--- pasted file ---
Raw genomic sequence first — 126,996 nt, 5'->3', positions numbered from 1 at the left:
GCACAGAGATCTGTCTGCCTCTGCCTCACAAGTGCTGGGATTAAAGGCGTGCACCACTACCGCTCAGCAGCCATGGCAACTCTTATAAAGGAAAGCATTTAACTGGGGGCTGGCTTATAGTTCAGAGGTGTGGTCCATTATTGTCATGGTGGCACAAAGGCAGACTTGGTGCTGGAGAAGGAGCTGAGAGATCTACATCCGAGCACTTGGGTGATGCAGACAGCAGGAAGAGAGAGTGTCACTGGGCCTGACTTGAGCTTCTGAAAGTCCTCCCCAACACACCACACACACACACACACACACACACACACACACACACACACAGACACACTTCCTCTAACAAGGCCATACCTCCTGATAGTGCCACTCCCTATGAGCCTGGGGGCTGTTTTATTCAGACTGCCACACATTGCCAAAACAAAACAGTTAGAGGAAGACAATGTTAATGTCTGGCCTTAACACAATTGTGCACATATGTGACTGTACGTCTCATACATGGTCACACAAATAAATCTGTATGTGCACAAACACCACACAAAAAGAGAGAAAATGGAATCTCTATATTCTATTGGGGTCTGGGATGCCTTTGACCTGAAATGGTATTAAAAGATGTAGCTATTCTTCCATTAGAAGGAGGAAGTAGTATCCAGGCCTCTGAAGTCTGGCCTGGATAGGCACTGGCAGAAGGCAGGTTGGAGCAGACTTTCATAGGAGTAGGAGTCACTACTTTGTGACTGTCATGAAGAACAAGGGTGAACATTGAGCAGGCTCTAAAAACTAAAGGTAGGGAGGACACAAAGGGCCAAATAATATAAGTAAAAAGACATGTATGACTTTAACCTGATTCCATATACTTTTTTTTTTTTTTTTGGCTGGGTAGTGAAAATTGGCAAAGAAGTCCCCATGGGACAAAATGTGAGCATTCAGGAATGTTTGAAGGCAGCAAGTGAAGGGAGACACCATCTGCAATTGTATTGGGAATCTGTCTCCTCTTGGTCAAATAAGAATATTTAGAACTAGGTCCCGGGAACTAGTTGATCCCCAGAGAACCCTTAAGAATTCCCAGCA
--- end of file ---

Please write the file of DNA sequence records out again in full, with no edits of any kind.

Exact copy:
Raw genomic sequence first — 126,996 nt, 5'->3', positions numbered from 1 at the left:
GCACAGAGATCTGTCTGCCTCTGCCTCACAAGTGCTGGGATTAAAGGCGTGCACCACTACCGCTCAGCAGCCATGGCAACTCTTATAAAGGAAAGCATTTAACTGGGGGCTGGCTTATAGTTCAGAGGTGTGGTCCATTATTGTCATGGTGGCACAAAGGCAGACTTGGTGCTGGAGAAGGAGCTGAGAGATCTACATCCGAGCACTTGGGTGATGCAGACAGCAGGAAGAGAGAGTGTCACTGGGCCTGACTTGAGCTTCTGAAAGTCCTCCCCAACACACCACACACACACACACACACACACACACACACACACACACACAGACACACTTCCTCTAACAAGGCCATACCTCCTGATAGTGCCACTCCCTATGAGCCTGGGGGCTGTTTTATTCAGACTGCCACACATTGCCAAAACAAAACAGTTAGAGGAAGACAATGTTAATGTCTGGCCTTAACACAATTGTGCACATATGTGACTGTACGTCTCATACATGGTCACACAAATAAATCTGTATGTGCACAAACACCACACAAAAAGAGAGAAAATGGAATCTCTATATTCTATTGGGGTCTGGGATGCCTTTGACCTGAAATGGTATTAAAAGATGTAGCTATTCTTCCATTAGAAGGAGGAAGTAGTATCCAGGCCTCTGAAGTCTGGCCTGGATAGGCACTGGCAGAAGGCAGGTTGGAGCAGACTTTCATAGGAGTAGGAGTCACTACTTTGTGACTGTCATGAAGAACAAGGGTGAACATTGAGCAGGCTCTAAAAACTAAAGGTAGGGAGGACACAAAGGGCCAAATAATATAAGTAAAAAGACATGTATGACTTTAACCTGATTCCATATACTTTTTTTTTTTTTTTTGGCTGGGTAGTGAAAATTGGCAAAGAAGTCCCCATGGGACAAAATGTGAGCATTCAGGAATGTTTGAAGGCAGCAAGTGAAGGGAGACACCATCTGCAATTGTATTGGGAATCTGTCTCCTCTTGGTCAAATAAGAATATTTAGAACTAGGTCCCGGGAACTAGTTGATCCCCAGAGAACCCTTAAGAATTCCCAGCA